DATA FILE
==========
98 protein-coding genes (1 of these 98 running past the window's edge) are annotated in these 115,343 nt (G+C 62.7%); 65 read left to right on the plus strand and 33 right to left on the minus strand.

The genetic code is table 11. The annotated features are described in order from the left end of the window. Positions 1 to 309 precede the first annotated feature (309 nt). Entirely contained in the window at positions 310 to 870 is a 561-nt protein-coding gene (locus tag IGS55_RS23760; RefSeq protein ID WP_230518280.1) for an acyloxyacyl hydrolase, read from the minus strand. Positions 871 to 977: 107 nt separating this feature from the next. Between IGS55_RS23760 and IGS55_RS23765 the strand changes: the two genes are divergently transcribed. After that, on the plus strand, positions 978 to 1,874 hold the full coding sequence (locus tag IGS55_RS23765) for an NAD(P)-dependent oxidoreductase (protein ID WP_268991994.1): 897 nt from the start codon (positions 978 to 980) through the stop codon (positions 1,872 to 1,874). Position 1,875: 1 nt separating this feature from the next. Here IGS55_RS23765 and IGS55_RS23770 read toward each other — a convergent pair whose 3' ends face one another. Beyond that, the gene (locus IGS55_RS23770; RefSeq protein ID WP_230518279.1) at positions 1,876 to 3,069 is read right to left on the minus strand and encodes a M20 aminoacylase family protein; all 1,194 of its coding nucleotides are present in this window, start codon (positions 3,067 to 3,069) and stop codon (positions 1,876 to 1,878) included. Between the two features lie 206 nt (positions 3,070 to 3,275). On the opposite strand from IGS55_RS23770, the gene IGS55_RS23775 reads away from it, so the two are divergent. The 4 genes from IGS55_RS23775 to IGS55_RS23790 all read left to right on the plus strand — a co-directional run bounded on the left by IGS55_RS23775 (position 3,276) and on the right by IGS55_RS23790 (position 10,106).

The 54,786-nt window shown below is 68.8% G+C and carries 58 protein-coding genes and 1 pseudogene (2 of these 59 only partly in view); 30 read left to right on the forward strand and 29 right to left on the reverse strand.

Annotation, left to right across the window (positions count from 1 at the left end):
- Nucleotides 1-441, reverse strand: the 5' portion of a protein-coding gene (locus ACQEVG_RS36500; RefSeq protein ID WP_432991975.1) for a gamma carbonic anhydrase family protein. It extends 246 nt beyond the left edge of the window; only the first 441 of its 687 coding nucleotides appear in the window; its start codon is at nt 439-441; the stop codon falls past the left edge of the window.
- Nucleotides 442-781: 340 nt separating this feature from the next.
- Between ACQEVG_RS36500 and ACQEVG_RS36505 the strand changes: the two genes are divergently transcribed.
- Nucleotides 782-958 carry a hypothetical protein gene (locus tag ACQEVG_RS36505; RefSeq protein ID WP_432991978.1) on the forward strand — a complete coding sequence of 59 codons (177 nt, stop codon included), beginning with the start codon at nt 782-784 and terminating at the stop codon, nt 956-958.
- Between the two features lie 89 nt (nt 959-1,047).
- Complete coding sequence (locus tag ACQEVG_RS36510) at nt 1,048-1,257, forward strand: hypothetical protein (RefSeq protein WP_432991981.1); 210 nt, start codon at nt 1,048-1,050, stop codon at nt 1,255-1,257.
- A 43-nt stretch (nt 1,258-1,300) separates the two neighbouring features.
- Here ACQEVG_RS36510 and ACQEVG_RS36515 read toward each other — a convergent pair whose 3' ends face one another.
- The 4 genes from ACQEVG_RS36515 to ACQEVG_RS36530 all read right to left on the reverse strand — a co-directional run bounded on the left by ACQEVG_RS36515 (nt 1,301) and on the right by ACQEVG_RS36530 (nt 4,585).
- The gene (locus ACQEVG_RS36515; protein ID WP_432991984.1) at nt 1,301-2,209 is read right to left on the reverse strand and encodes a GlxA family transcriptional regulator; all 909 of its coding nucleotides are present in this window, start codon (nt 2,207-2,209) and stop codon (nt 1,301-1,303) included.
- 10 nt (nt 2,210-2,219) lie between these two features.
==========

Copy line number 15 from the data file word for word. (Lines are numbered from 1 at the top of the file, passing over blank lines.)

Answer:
- 10 nt (nt 2,210-2,219) lie between these two features.